$1M to develop climate change strategy helps quench thirst for long-term Prairie water management plan
Federal budget includes money to come up with plan to address climate change threats
A $1-million federal budget commitment to develop a strategy for land and water management in the Prairies is being welcomed by members of the agriculture and research sectors.
Last week's federal budget included funding for Western Economic Diversification Canada to come up with a plan to address climate change threats.
"The ongoing effects of climate change on the Prairies' valuable water and soil resources threaten the ability of farmers and ranchers to continue to grow high-quality crops and raise world-class herds — putting the future of Prairie communities and Canada's food supply at risk," reads the budget document, released on March 19.
It said the strategy will be developed in partnership with the provinces of Saskatchewan, Alberta and Manitoba, along with Indigenous stakeholders, academics and private sector groups.
Prairies face drought, flood, fires
John Pomeroy, the director of the University of Saskatchewan Centre for Hydrology and the Global Water Futures program, welcomed the decision to develop a federal strategy.
Pomeroy, who is also a Canada Research Chair in Water Resources and Climate Change, said Canada needs a co-ordinated approach to effectively prepare for climate change impacts.
With the South Saskatchewan River flowing through the three Prairie provinces, he said management strategies will have to be shared.
"We are the water-short part of Canada. Canada in general has water abundance, but not the Prairies," Pomeroy said Friday, which was World Water Day.
"So we have to manage our water to the very highest standards using the best information available, using the best predictions and using principles of integrated river basin management."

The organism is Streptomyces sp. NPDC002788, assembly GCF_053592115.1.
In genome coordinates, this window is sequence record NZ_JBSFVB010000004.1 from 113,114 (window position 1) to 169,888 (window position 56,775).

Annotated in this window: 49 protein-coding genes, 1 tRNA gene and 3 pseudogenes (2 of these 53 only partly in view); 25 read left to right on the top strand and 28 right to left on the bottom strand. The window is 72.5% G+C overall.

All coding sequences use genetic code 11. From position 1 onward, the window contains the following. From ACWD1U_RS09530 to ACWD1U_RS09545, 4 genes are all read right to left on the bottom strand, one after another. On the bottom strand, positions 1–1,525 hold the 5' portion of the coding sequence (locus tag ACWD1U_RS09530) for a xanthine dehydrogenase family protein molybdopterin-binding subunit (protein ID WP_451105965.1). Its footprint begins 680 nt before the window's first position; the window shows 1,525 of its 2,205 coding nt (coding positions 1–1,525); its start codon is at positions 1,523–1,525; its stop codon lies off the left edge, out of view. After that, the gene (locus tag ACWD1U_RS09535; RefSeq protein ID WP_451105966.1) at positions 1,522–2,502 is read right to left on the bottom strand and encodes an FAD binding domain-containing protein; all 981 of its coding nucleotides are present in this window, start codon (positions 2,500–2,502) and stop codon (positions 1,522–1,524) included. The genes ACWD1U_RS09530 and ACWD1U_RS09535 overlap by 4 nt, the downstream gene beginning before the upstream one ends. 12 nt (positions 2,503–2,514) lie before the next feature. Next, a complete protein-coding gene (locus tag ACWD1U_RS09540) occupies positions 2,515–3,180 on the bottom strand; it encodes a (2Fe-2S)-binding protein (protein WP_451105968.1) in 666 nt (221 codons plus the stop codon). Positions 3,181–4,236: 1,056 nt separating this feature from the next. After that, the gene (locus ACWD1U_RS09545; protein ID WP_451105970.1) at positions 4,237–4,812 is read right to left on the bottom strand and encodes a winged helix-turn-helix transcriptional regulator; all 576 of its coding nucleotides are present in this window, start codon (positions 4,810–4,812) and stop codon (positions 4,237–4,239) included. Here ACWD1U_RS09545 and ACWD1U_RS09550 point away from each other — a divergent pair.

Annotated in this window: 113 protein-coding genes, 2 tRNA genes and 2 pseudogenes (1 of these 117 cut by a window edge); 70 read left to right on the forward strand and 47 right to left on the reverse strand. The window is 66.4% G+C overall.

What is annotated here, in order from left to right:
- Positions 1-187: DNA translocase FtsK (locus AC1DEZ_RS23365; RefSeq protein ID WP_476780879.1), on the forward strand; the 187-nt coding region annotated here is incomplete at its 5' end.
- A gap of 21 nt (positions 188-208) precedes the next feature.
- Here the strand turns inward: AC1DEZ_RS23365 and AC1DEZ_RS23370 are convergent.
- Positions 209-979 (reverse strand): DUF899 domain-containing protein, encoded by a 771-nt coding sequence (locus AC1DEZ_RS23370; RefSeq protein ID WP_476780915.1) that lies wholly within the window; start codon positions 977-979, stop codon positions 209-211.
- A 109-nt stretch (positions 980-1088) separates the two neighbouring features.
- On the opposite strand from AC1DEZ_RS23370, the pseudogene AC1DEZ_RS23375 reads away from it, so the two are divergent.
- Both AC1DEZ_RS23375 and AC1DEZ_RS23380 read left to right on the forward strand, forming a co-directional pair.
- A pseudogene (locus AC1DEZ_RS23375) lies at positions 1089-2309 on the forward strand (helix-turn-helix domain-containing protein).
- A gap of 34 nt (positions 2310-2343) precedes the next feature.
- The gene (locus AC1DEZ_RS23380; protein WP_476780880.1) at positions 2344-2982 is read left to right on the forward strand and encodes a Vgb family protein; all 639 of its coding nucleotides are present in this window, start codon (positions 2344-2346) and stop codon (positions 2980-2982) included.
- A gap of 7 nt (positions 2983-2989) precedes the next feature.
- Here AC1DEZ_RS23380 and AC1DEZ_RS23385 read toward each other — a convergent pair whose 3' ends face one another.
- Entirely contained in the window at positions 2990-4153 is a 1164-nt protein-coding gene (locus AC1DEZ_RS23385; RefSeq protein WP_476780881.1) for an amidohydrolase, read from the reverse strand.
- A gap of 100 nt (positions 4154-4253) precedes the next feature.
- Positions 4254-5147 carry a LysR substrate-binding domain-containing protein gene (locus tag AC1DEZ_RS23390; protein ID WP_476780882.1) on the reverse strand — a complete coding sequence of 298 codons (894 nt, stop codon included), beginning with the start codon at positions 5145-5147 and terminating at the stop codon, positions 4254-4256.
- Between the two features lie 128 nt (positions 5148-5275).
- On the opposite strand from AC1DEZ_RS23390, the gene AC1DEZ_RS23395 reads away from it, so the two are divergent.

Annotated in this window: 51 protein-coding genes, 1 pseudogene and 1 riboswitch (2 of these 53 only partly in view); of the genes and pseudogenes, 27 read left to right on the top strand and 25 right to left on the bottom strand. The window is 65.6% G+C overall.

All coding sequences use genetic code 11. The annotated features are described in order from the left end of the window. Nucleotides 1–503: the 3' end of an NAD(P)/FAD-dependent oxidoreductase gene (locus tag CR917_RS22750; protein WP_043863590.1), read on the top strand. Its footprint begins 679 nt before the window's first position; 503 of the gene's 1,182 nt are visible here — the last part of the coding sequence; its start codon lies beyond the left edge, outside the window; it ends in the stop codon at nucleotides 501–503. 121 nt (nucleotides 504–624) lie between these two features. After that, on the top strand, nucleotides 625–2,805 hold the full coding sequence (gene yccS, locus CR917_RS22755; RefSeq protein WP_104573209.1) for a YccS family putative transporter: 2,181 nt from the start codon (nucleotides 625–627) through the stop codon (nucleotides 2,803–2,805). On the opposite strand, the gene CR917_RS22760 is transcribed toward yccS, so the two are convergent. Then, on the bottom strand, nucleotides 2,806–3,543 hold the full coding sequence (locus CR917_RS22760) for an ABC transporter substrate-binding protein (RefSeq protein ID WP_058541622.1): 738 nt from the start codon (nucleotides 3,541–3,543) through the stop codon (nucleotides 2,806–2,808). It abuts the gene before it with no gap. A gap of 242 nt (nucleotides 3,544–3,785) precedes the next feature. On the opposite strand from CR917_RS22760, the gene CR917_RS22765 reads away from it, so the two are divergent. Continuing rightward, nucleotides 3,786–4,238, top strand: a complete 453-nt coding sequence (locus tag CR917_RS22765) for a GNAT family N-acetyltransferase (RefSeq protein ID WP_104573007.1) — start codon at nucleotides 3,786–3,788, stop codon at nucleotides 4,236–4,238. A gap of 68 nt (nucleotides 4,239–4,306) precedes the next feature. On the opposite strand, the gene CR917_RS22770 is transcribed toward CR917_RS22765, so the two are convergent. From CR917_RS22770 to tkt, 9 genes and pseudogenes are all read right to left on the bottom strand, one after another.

He said infrastructure, design, flood and drought forecasting systems are needed, along with "intelligent" water management, to defend the Prairie provinces from floods, droughts and fires.
Pomeroy pointed to the current flooding in Nebraska, saying Saskatchewan needs to be prepared for a similar event.
Any plan will need to consider the interests of all parties and include Indigenous nations, he said.
Farming group welcomes funds
Todd Lewis is the president of the Agricultural Producers Association of Saskatchewan and a farmer in Gray, Sask.
He said protecting water resources will be important to food processing industries and producers alike.
"Making flour, making protein, stripping protein out of our pulsed crops and having them processed on the Prairies — that's going to need a lot of water," said Lewis.
He said billions of dollars are already available to farmers through green-infrastructure funds. He also expects some will invest their own money in protecting water resources with measures like irrigation.
Lewis said Saskatchewan farmers have adapted constantly with new technology and seeding practices.
Overall he believes a strategy is needed to co-ordinate efforts between all levels of government and producers.
"Agriculture is a big driver in the Saskatchewan economy, so we need to see more land management, more water management," said Lewis.
"The fact of the matter is we need to drought-proof and flood-proof this province."